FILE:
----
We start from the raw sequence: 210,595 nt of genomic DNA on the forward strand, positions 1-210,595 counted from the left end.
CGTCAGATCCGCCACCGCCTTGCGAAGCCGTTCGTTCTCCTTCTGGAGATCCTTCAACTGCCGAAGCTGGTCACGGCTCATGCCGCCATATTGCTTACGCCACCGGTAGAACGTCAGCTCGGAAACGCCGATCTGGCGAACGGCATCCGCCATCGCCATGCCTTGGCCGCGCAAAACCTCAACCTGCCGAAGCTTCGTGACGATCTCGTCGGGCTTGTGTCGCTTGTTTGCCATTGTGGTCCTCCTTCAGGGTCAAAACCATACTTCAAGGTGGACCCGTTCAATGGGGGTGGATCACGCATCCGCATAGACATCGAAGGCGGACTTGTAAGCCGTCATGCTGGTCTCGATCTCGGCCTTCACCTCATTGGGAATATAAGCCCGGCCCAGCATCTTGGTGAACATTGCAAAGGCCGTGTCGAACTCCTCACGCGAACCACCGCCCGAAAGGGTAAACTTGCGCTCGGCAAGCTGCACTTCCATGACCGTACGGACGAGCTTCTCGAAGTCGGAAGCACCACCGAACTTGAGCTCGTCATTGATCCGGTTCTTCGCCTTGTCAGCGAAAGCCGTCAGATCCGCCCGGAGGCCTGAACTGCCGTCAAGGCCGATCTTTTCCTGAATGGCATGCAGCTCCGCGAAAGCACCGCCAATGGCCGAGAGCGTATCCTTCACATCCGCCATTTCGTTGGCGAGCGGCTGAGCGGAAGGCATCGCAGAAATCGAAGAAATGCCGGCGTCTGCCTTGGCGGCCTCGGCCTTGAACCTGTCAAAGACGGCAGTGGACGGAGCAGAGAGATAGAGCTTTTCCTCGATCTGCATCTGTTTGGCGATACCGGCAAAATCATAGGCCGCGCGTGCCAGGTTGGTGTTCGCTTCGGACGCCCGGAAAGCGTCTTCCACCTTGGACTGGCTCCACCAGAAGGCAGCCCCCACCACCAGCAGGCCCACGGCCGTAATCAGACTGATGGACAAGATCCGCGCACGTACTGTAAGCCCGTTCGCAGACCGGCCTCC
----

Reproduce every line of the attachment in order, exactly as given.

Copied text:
We start from the raw sequence: 210,595 nt of genomic DNA on the forward strand, positions 1-210,595 counted from the left end.
CGTCAGATCCGCCACCGCCTTGCGAAGCCGTTCGTTCTCCTTCTGGAGATCCTTCAACTGCCGAAGCTGGTCACGGCTCATGCCGCCATATTGCTTACGCCACCGGTAGAACGTCAGCTCGGAAACGCCGATCTGGCGAACGGCATCCGCCATCGCCATGCCTTGGCCGCGCAAAACCTCAACCTGCCGAAGCTTCGTGACGATCTCGTCGGGCTTGTGTCGCTTGTTTGCCATTGTGGTCCTCCTTCAGGGTCAAAACCATACTTCAAGGTGGACCCGTTCAATGGGGGTGGATCACGCATCCGCATAGACATCGAAGGCGGACTTGTAAGCCGTCATGCTGGTCTCGATCTCGGCCTTCACCTCATTGGGAATATAAGCCCGGCCCAGCATCTTGGTGAACATTGCAAAGGCCGTGTCGAACTCCTCACGCGAACCACCGCCCGAAAGGGTAAACTTGCGCTCGGCAAGCTGCACTTCCATGACCGTACGGACGAGCTTCTCGAAGTCGGAAGCACCACCGAACTTGAGCTCGTCATTGATCCGGTTCTTCGCCTTGTCAGCGAAAGCCGTCAGATCCGCCCGGAGGCCTGAACTGCCGTCAAGGCCGATCTTTTCCTGAATGGCATGCAGCTCCGCGAAAGCACCGCCAATGGCCGAGAGCGTATCCTTCACATCCGCCATTTCGTTGGCGAGCGGCTGAGCGGAAGGCATCGCAGAAATCGAAGAAATGCCGGCGTCTGCCTTGGCGGCCTCGGCCTTGAACCTGTCAAAGACGGCAGTGGACGGAGCAGAGAGATAGAGCTTTTCCTCGATCTGCATCTGTTTGGCGATACCGGCAAAATCATAGGCCGCGCGTGCCAGGTTGGTGTTCGCTTCGGACGCCCGGAAAGCGTCTTCCACCTTGGACTGGCTCCACCAGAAGGCAGCCCCCACCACCAGCAGGCCCACGGCCGTAATCAGACTGATGGACAAGATCCGCGCACGTACTGTAAGCCCGTTCGCAGACCGGCCTCC